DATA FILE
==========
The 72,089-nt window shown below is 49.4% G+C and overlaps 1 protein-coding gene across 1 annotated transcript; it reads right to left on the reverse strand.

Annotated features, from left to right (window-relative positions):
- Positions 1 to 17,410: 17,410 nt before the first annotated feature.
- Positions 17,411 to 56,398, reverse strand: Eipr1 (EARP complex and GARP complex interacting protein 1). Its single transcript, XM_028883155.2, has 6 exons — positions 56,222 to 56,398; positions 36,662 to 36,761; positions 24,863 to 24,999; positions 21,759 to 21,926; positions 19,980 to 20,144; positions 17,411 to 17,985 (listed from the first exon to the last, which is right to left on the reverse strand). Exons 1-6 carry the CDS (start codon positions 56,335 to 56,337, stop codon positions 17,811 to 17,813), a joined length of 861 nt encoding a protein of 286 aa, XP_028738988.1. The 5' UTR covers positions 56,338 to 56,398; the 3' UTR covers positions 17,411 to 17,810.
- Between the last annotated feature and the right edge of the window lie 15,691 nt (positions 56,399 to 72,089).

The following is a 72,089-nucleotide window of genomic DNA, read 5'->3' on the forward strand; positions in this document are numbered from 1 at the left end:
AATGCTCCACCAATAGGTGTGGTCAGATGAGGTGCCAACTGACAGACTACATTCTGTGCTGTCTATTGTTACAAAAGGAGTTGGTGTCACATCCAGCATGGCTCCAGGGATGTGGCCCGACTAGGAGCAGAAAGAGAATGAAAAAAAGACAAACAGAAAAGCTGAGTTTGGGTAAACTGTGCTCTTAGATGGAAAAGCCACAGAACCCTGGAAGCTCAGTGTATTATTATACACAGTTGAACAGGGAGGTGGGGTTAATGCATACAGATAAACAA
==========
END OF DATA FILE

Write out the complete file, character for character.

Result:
The 72,089-nt window shown below is 49.4% G+C and overlaps 1 protein-coding gene across 1 annotated transcript; it reads right to left on the reverse strand.

Annotated features, from left to right (window-relative positions):
- Positions 1 to 17,410: 17,410 nt before the first annotated feature.
- Positions 17,411 to 56,398, reverse strand: Eipr1 (EARP complex and GARP complex interacting protein 1). Its single transcript, XM_028883155.2, has 6 exons — positions 56,222 to 56,398; positions 36,662 to 36,761; positions 24,863 to 24,999; positions 21,759 to 21,926; positions 19,980 to 20,144; positions 17,411 to 17,985 (listed from the first exon to the last, which is right to left on the reverse strand). Exons 1-6 carry the CDS (start codon positions 56,335 to 56,337, stop codon positions 17,811 to 17,813), a joined length of 861 nt encoding a protein of 286 aa, XP_028738988.1. The 5' UTR covers positions 56,338 to 56,398; the 3' UTR covers positions 17,411 to 17,810.
- Between the last annotated feature and the right edge of the window lie 15,691 nt (positions 56,399 to 72,089).

The following is a 72,089-nucleotide window of genomic DNA, read 5'->3' on the forward strand; positions in this document are numbered from 1 at the left end:
AATGCTCCACCAATAGGTGTGGTCAGATGAGGTGCCAACTGACAGACTACATTCTGTGCTGTCTATTGTTACAAAAGGAGTTGGTGTCACATCCAGCATGGCTCCAGGGATGTGGCCCGACTAGGAGCAGAAAGAGAATGAAAAAAAGACAAACAGAAAAGCTGAGTTTGGGTAAACTGTGCTCTTAGATGGAAAAGCCACAGAACCCTGGAAGCTCAGTGTATTATTATACACAGTTGAACAGGGAGGTGGGGTTAATGCATACAGATAAACAA